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Media Release
The Hon Greg Hunt MP
Parliamentary Secretary to the Minister for the Environment and Heritage

20 December 2006

QLD Radar to benefit storm forecasting

Australian storm forecasting will benefit from a Bureau of Meteorology research weather radar nearing completion near Redbank Plains in southeast Queensland.

Parliamentary Secretary with ministerial responsibility for the Australian Bureau of Meteorology, Greg Hunt, said the radar is of enormous significance.

"It is the only one of its type in the world," Mr Hunt said.

"It offers unique capabilities to complete weather research and support development of new forecasting techniques for severe weather, aviation and hydrological forecasting purposes.

"It will operate from March 2007 and will also be available for operational forecasting.

"This $2.5 million dual frequency polarimetric weather radar places Australia at the forefront of research in this important area.

"The coverage from the 20-metre tall structure on Mt Juillerat, 9km southeast of Ipswich, is designed to overlap that of the new Doppler weather radar installed at Mt Staplyton."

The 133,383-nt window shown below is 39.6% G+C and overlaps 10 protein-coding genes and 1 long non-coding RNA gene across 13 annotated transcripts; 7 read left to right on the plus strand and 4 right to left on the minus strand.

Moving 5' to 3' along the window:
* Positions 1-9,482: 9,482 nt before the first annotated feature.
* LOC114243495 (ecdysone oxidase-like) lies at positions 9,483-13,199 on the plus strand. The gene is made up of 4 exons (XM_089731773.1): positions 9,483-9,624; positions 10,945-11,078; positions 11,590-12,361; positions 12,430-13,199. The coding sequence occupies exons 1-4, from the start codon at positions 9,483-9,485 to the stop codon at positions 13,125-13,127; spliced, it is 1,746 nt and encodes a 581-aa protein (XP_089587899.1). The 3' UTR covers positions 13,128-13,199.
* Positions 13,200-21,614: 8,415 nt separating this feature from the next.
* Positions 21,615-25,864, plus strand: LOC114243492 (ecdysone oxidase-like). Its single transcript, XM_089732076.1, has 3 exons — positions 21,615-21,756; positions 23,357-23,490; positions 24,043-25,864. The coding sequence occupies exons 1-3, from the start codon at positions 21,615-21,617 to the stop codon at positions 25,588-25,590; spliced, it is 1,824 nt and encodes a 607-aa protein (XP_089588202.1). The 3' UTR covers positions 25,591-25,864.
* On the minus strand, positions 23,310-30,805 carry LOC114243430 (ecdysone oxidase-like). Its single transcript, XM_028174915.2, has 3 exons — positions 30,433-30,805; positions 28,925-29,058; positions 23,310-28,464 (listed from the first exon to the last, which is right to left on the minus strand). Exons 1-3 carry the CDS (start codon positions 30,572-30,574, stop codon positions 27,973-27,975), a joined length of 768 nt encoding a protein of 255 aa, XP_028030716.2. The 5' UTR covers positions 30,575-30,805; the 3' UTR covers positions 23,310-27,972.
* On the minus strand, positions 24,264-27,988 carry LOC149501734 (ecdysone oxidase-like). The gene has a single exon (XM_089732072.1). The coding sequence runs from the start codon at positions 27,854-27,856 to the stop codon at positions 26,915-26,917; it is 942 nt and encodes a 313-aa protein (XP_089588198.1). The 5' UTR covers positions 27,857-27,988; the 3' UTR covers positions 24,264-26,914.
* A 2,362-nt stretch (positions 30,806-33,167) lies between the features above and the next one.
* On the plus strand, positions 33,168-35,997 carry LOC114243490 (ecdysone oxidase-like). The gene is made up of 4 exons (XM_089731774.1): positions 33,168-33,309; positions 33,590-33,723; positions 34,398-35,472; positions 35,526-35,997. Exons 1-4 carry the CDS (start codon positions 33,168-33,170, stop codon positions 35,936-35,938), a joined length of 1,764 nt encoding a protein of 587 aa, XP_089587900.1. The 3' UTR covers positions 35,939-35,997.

The CP2 research facility built by the National Center for Atmospheric Research in the USA comprises two radars operating at different frequencies.

By differentiating between rain, hail and various mixtures of ice and water, it improves rainfall estimates within a storm, and detects severe weather threats associated with hail and other phenomena.

The Bureau chose South East Queensland because it was typically affected by 10 severe storms a year, with significant potential for intense rainfall and local flooding in this fast-growing region.

This is a joint project between the Bureau of Meteorology and the US National Center for Atmospheric Research.

More information:

Media Contact:
John Deller (Mr Hunt's Office) on 0400 496 596

Commonwealth of Australia